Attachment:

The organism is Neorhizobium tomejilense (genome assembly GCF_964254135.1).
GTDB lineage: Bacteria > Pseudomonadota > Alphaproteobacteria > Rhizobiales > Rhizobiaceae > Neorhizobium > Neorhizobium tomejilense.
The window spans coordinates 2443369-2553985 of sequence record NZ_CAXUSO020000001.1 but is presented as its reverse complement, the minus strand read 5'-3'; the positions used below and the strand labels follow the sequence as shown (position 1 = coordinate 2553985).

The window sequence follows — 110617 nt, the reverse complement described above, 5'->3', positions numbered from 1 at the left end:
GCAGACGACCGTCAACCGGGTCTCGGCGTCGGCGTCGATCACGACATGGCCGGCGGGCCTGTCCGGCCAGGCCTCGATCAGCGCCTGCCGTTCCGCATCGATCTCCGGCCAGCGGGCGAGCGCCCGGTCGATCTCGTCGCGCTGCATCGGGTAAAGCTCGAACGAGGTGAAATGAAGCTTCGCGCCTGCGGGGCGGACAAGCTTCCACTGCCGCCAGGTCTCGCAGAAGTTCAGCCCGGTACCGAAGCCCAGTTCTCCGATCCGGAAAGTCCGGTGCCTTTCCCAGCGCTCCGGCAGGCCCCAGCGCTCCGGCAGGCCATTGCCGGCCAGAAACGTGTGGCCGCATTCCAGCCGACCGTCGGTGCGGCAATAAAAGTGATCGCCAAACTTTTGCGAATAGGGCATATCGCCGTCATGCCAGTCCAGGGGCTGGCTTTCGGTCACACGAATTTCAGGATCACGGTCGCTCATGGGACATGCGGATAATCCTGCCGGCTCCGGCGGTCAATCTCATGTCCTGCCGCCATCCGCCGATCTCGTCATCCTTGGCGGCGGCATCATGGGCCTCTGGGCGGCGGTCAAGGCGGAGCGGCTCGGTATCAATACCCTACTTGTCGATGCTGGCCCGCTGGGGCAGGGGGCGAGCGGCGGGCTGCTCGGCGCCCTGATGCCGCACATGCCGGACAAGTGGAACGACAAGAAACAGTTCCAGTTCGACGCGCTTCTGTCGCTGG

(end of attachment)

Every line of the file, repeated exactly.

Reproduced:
The organism is Neorhizobium tomejilense (genome assembly GCF_964254135.1).
GTDB lineage: Bacteria > Pseudomonadota > Alphaproteobacteria > Rhizobiales > Rhizobiaceae > Neorhizobium > Neorhizobium tomejilense.
The window spans coordinates 2443369-2553985 of sequence record NZ_CAXUSO020000001.1 but is presented as its reverse complement, the minus strand read 5'-3'; the positions used below and the strand labels follow the sequence as shown (position 1 = coordinate 2553985).

The window sequence follows — 110617 nt, the reverse complement described above, 5'->3', positions numbered from 1 at the left end:
GCAGACGACCGTCAACCGGGTCTCGGCGTCGGCGTCGATCACGACATGGCCGGCGGGCCTGTCCGGCCAGGCCTCGATCAGCGCCTGCCGTTCCGCATCGATCTCCGGCCAGCGGGCGAGCGCCCGGTCGATCTCGTCGCGCTGCATCGGGTAAAGCTCGAACGAGGTGAAATGAAGCTTCGCGCCTGCGGGGCGGACAAGCTTCCACTGCCGCCAGGTCTCGCAGAAGTTCAGCCCGGTACCGAAGCCCAGTTCTCCGATCCGGAAAGTCCGGTGCCTTTCCCAGCGCTCCGGCAGGCCCCAGCGCTCCGGCAGGCCATTGCCGGCCAGAAACGTGTGGCCGCATTCCAGCCGACCGTCGGTGCGGCAATAAAAGTGATCGCCAAACTTTTGCGAATAGGGCATATCGCCGTCATGCCAGTCCAGGGGCTGGCTTTCGGTCACACGAATTTCAGGATCACGGTCGCTCATGGGACATGCGGATAATCCTGCCGGCTCCGGCGGTCAATCTCATGTCCTGCCGCCATCCGCCGATCTCGTCATCCTTGGCGGCGGCATCATGGGCCTCTGGGCGGCGGTCAAGGCGGAGCGGCTCGGTATCAATACCCTACTTGTCGATGCTGGCCCGCTGGGGCAGGGGGCGAGCGGCGGGCTGCTCGGCGCCCTGATGCCGCACATGCCGGACAAGTGGAACGACAAGAAACAGTTCCAGTTCGACGCGCTTCTGTCGCTGG